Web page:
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This chapter examines the system for creation and enforcement of security interests over personal property. It considers the operation of the Personal Property Securities Act 2009 (Cth) (PPSA), examining: (1) the Act’s purpose and overall design; (2) the definition of security interests; (3) the kinds of security interests it governs; (4) what constitutes the taking of good security – including explanation of the concepts of attachment and perfection of interests; (5) the extinguishment rules; (6) the fate of certain proprietary interests, such as fixed and floating charges under the Act; and (7) the principles and rules of priority of interests as they operate under the Act. The chapter also examines how the Act approaches the recognition of a security interest as a matter of substance rather than form. Emerging PPSA law cases are referred to where appropriate.
This chapter examines the topic of bailments. It sets out the basic concept of a bailment and the required factors that must be in place for a bailment relationship to exist. The chapter then examines sub-bailments, the categories of bailment, the duties common to all bailments, and the relationship between bailment and other legal categories. The issues pertaining to bailments and the Personal Property Securities Act 2009 (Cth) are discussed in .
This chapter addresses the topic of personal property. It first addresses the fundamental notion of property. It then explores how the scope of personal property has become more expansive as novel challenges to existing notions of property have arisen over time. The chapter considers the important distinction between real property and personal property. Sub-classifications of personal property are considered, including the distinction between chattels real and personal, choses in action and choses in possession. The chapter explores various types of possession and interference with possession giving rise to actions for trespass, conversion and detinue. The chapter concludes with a discussion of how the nature of personal property rights can be lost through intermixture, accession or by becoming a fixture.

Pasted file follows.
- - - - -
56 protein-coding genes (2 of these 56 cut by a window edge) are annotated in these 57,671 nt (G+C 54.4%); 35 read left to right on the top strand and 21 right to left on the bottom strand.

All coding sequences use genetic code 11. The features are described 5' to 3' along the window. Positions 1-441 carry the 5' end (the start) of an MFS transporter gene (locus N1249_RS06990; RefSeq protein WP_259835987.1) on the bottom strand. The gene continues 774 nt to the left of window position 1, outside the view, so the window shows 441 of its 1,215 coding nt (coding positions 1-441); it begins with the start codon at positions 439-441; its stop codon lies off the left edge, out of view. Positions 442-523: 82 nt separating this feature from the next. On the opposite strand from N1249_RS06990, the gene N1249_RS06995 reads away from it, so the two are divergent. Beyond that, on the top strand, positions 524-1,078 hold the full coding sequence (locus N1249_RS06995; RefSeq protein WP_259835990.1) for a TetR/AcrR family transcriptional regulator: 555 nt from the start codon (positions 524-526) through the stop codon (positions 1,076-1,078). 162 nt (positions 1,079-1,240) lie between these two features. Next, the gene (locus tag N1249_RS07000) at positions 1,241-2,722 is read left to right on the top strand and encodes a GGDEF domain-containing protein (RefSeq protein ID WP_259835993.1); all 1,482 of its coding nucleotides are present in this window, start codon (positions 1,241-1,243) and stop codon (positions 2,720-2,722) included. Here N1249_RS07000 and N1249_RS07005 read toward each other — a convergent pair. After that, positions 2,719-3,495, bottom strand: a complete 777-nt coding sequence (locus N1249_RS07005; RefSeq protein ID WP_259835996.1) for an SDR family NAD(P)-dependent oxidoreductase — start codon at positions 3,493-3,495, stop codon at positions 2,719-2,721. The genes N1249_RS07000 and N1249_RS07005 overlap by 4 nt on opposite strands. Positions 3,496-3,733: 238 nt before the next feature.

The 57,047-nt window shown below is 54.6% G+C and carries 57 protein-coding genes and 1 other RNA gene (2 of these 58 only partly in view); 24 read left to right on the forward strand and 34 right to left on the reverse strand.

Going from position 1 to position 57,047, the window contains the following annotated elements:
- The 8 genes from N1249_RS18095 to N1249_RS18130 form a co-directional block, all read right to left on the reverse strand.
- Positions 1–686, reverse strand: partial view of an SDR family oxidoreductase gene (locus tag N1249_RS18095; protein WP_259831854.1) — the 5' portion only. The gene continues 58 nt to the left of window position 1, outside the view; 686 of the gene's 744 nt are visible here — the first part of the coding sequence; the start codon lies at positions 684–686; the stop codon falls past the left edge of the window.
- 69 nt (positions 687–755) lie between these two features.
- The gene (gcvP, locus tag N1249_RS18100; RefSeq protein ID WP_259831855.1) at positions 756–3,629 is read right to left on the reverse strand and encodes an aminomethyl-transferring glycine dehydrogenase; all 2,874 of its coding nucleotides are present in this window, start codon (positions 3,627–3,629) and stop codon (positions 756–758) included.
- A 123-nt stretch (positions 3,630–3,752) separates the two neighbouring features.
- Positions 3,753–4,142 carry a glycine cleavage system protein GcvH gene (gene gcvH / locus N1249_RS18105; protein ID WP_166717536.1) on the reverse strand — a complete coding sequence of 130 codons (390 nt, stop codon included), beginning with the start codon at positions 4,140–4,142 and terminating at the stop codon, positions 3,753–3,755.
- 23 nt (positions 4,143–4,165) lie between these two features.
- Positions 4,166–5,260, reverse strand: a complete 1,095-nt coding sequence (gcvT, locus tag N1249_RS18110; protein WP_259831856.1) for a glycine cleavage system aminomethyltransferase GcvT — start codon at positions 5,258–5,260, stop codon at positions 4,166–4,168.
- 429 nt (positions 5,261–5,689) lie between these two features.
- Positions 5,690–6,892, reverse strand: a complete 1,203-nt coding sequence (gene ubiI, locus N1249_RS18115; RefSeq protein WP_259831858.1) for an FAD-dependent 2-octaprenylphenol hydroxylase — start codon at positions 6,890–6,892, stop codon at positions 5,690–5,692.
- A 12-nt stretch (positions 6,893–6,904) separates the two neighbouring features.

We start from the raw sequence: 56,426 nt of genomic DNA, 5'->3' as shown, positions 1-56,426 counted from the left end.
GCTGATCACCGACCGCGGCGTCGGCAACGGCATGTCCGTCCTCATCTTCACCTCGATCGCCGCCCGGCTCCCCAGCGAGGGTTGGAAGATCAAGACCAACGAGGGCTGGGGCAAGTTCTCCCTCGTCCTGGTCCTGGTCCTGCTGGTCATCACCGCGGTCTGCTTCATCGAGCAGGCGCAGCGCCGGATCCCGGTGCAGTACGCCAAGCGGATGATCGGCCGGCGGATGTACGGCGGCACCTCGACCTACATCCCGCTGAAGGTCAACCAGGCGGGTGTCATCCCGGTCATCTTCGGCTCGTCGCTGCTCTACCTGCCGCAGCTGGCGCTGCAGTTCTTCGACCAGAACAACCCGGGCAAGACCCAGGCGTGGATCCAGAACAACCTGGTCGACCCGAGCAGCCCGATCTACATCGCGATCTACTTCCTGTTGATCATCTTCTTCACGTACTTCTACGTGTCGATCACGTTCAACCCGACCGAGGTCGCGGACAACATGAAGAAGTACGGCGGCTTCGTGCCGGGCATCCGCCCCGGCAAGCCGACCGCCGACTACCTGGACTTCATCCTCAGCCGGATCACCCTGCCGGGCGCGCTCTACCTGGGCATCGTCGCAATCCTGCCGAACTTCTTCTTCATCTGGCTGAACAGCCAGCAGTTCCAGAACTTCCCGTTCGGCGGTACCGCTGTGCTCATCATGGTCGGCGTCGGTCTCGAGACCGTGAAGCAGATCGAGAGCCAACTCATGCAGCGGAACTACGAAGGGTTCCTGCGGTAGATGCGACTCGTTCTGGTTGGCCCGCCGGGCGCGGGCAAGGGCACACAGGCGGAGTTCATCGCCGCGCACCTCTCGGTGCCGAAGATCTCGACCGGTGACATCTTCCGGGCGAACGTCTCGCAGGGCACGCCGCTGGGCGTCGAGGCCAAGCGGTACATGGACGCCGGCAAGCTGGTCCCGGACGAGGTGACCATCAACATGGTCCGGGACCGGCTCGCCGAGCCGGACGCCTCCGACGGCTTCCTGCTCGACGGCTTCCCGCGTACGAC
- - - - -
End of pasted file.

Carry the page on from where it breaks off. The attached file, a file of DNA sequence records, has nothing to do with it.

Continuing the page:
Fully revised and updated, Australian Commercial Law offers a comprehensive, accessible introduction to key aspects of Australian commercial law. Part 1 introduces the fundamentals of contract law and business structures before examining the sale of goods, agency, bailment and personal property. Part 2 covers the Australian Consumer Law, focusing on areas important to commercial entities that interact with consumers. Part 3 examines international commercial law, providing a detailed introduction to the World Trade Organization and to agreements central to trade between countries. The second edition includes: detailed discussion of key concepts in commercial law; four new chapters on contract law basics, business structures, bankruptcy and international commercial law; thorough integration of digital and e-commerce transactions; and end-of-chapter discussion questions designed to test reader knowledge of key points and themes. Written in a clear and concise style by an expert author team, Australian Commercial Law is an indispensable resource for students seeking a comprehensive understanding of commercial law.
This chapter deals with the topic of the sale of goods. There are Sale of Goods Acts in each state and territory in Australia. All of these Acts are broadly the same in their terms and structure. They are all based on the UK Sale of Goods Act 1893. As such, UK court decisions are very relevant to the interpretation of Australian legislation. The sale of goods is regulated in Victoria by the Goods Act 1958 (Vic) (‘Goods Act’), and the chapter uses this Act as a model with which to explore the various issues pertaining to the sale of goods.